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Phil Albinus
Phil Albinus
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The New Trader: Adapt or Die

As algos and high-speed networks do the heavy lifting during the trading day, what does the Buy Side Trader do all day? While interviewing sources for the April 2012 cover story Meet the New Trader -- to be posted shortly -- Megan Costello, director of North America Client Services of Fidessa, shared her thoughts.

Advanced Trading: How has the life of the buy side trader changed in the past 10 to 15 years? Things are more automated now and algos do the actual trading so what does a hedge fund or buy side trader do these days?

Megan Costello, Fidessa: Over the last 10 to 15 years, automation in trading has significantly changed the role of the buy-side trader. The goal of automation has always been to improve the efficiency of trading and to provide value for the trader. By using automation to take some of the volume out of the trader's hands, the trader can now give more focused attention to adding increased value to more complex trades. This includes making sure they are executing them in the right venue from a value perspective and understanding the market complexities that affect trades. They also need to interpret much more information in real time than they did a decade ago.

Advanced Trading: What skills does a new member of the Buy Side need these days? Should they know programming as well as have an MBA?

Costello: I wouldn't say that a new member of the buy-side needs to be a programmer. To be successful, a buy-side trader needs to be comfortable with the technology being used and have a high-level understanding of how it can assist with trading; however, they don't need to be a down in the details programmer. If a buy-side newcomer has an appreciation for technology and an awareness of how it can assist with the different venues and opportunities available, a honed skill in programming is not necessary.

Advanced Trading: Does every buy side trader need to be a quant?

Costello: Today's buy-side trader doesn't need to be a quant, but in terms of a dependency on algos, he or she does need to understand how the technology works to facilitate trading, and they must have the resources to drill down into the full details of the trade as necessary.

Advanced Trading: With automation do firms need fewer traders and more sales people? Is this more of a client management role these days?

Costello: Buy-sides might need fewer traders to perform the same functions due to the benefits of automation, but the value placed on client relations will always be there. When looking at what differentiates a buy-side firm or a trader, I think the client management piece is an important aspect of it. Whenever you introduce automation, some redundancy will happen; that's part of the efficiency that comes with the process. But that efficiency can never overcome the requirement to have strong relationships.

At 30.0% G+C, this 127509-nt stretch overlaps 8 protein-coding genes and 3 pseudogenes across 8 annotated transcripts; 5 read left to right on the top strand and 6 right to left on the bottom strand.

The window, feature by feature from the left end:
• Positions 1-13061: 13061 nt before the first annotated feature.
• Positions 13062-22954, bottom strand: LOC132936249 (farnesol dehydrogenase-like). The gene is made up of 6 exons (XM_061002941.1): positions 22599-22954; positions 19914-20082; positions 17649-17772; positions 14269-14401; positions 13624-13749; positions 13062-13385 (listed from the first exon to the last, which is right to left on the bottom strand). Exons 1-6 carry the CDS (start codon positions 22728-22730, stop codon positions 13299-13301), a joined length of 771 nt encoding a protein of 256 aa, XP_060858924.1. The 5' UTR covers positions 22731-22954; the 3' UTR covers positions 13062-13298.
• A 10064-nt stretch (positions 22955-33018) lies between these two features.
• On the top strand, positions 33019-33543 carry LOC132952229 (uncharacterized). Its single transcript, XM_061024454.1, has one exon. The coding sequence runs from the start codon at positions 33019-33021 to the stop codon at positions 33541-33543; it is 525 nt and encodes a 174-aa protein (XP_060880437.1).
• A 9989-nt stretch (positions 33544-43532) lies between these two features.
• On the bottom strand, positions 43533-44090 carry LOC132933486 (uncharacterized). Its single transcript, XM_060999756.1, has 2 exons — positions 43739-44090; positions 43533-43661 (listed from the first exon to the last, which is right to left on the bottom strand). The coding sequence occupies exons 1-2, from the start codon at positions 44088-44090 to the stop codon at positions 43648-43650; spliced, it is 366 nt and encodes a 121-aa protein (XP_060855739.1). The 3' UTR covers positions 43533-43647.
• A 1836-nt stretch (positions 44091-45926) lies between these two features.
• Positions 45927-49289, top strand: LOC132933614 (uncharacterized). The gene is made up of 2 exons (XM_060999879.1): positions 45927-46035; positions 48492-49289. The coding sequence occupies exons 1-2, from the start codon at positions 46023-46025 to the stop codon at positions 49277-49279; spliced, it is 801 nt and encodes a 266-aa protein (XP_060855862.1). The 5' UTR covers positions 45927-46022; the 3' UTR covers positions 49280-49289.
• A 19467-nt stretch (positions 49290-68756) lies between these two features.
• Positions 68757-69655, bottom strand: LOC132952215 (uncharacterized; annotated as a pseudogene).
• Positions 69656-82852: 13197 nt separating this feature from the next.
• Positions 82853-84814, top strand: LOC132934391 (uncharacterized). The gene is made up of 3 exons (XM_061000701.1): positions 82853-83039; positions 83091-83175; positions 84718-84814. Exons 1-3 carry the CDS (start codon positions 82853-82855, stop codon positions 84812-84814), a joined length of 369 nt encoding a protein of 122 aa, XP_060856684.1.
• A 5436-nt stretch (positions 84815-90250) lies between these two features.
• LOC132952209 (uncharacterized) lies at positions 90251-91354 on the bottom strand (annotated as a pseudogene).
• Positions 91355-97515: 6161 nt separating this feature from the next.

Automation also means a lot more can happen in a smaller period of time, and this has changed client expectations. Clients now want things done immediately and they want to see results immediately, which makes client management more important than ever. Traders are spending more time and emphasis on setting expectations with clients. With the amount of change going on in the industry at present, it is crucially important to educate clients on things like regulatory changes, for example, and how they will impact the trading relationship going forward.

Advanced Trading: Do young math grads even want to work for Wall Street these days or would they rather work at Google or Facebook? Have the capital markets lost their luster with smaller bonuses and Occupy Wall Street?

Costello: What's happening on Wall Street right now is a correction that goes on in every industry. It's much like when the tech bubble burst and Silicon Valley was affected for a short time. The same thing is now happening in the financial markets. In the long term, a career on Wall Street will not lose its appeal, but for now, other industries might grow while the capital markets continue to find their footing.

Phil Albinus is the former editor-in-chief of Advanced Trading. He has nearly two decades of journalism experience and has been covering financial technology and regulation for nine years. Before joining Advanced Trading, he served as editor of Waters, a monthly trade journal ... View Full Bio
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